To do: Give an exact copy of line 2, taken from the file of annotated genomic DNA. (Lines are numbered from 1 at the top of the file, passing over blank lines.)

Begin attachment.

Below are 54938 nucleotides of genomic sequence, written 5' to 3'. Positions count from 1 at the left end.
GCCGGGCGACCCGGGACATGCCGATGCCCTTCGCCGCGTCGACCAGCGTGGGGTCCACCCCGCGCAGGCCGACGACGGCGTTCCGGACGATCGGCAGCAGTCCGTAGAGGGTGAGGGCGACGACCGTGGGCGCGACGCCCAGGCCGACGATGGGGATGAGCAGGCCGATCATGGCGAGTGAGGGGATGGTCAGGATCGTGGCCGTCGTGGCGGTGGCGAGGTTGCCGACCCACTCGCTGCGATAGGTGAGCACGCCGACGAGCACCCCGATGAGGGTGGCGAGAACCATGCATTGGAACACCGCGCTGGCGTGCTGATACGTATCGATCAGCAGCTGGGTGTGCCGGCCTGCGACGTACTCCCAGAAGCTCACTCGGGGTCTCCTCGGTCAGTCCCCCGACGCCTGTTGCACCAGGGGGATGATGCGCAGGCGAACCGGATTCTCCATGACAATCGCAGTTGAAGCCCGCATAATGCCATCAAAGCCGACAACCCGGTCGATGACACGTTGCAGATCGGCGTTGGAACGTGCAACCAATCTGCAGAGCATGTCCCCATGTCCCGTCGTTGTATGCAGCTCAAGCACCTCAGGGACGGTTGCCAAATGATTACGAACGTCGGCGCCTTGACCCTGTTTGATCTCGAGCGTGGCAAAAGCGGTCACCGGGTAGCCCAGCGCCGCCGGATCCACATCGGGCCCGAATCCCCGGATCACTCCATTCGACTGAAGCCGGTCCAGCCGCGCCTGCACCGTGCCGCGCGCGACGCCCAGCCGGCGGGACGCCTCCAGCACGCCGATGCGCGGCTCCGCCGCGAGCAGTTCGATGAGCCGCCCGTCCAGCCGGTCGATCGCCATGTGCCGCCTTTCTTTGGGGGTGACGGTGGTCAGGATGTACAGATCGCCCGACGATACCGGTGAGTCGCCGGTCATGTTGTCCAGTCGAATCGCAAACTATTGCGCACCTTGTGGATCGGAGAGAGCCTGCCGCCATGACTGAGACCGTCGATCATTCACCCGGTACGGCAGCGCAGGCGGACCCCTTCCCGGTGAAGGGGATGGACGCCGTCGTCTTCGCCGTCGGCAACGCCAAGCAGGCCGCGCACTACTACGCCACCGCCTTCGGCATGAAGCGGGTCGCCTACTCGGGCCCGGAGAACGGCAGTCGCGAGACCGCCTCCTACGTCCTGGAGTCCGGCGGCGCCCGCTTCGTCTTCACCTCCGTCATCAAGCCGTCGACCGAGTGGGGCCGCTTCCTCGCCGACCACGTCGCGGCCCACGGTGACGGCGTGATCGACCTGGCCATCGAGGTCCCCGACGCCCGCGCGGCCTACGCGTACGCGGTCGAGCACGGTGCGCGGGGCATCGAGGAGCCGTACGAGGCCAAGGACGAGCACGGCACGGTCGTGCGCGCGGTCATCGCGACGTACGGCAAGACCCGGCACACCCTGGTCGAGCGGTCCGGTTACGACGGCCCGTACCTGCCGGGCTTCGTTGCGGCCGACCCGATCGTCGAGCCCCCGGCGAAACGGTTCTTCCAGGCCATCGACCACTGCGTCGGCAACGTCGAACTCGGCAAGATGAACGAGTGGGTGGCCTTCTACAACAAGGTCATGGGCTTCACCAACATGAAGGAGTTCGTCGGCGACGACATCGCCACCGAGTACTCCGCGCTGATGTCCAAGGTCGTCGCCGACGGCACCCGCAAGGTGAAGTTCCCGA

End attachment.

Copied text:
GCCGGGCGACCCGGGACATGCCGATGCCCTTCGCCGCGTCGACCAGCGTGGGGTCCACCCCGCGCAGGCCGACGACGGCGTTCCGGACGATCGGCAGCAGTCCGTAGAGGGTGAGGGCGACGACCGTGGGCGCGACGCCCAGGCCGACGATGGGGATGAGCAGGCCGATCATGGCGAGTGAGGGGATGGTCAGGATCGTGGCCGTCGTGGCGGTGGCGAGGTTGCCGACCCACTCGCTGCGATAGGTGAGCACGCCGACGAGCACCCCGATGAGGGTGGCGAGAACCATGCATTGGAACACCGCGCTGGCGTGCTGATACGTATCGATCAGCAGCTGGGTGTGCCGGCCTGCGACGTACTCCCAGAAGCTCACTCGGGGTCTCCTCGGTCAGTCCCCCGACGCCTGTTGCACCAGGGGGATGATGCGCAGGCGAACCGGATTCTCCATGACAATCGCAGTTGAAGCCCGCATAATGCCATCAAAGCCGACAACCCGGTCGATGACACGTTGCAGATCGGCGTTGGAACGTGCAACCAATCTGCAGAGCATGTCCCCATGTCCCGTCGTTGTATGCAGCTCAAGCACCTCAGGGACGGTTGCCAAATGATTACGAACGTCGGCGCCTTGACCCTGTTTGATCTCGAGCGTGGCAAAAGCGGTCACCGGGTAGCCCAGCGCCGCCGGATCCACATCGGGCCCGAATCCCCGGATCACTCCATTCGACTGAAGCCGGTCCAGCCGCGCCTGCACCGTGCCGCGCGCGACGCCCAGCCGGCGGGACGCCTCCAGCACGCCGATGCGCGGCTCCGCCGCGAGCAGTTCGATGAGCCGCCCGTCCAGCCGGTCGATCGCCATGTGCCGCCTTTCTTTGGGGGTGACGGTGGTCAGGATGTACAGATCGCCCGACGATACCGGTGAGTCGCCGGTCATGTTGTCCAGTCGAATCGCAAACTATTGCGCACCTTGTGGATCGGAGAGAGCCTGCCGCCATGACTGAGACCGTCGATCATTCACCCGGTACGGCAGCGCAGGCGGACCCCTTCCCGGTGAAGGGGATGGACGCCGTCGTCTTCGCCGTCGGCAACGCCAAGCAGGCCGCGCACTACTACGCCACCGCCTTCGGCATGAAGCGGGTCGCCTACTCGGGCCCGGAGAACGGCAGTCGCGAGACCGCCTCCTACGTCCTGGAGTCCGGCGGCGCCCGCTTCGTCTTCACCTCCGTCATCAAGCCGTCGACCGAGTGGGGCCGCTTCCTCGCCGACCACGTCGCGGCCCACGGTGACGGCGTGATCGACCTGGCCATCGAGGTCCCCGACGCCCGCGCGGCCTACGCGTACGCGGTCGAGCACGGTGCGCGGGGCATCGAGGAGCCGTACGAGGCCAAGGACGAGCACGGCACGGTCGTGCGCGCGGTCATCGCGACGTACGGCAAGACCCGGCACACCCTGGTCGAGCGGTCCGGTTACGACGGCCCGTACCTGCCGGGCTTCGTTGCGGCCGACCCGATCGTCGAGCCCCCGGCGAAACGGTTCTTCCAGGCCATCGACCACTGCGTCGGCAACGTCGAACTCGGCAAGATGAACGAGTGGGTGGCCTTCTACAACAAGGTCATGGGCTTCACCAACATGAAGGAGTTCGTCGGCGACGACATCGCCACCGAGTACTCCGCGCTGATGTCCAAGGTCGTCGCCGACGGCACCCGCAAGGTGAAGTTCCCGA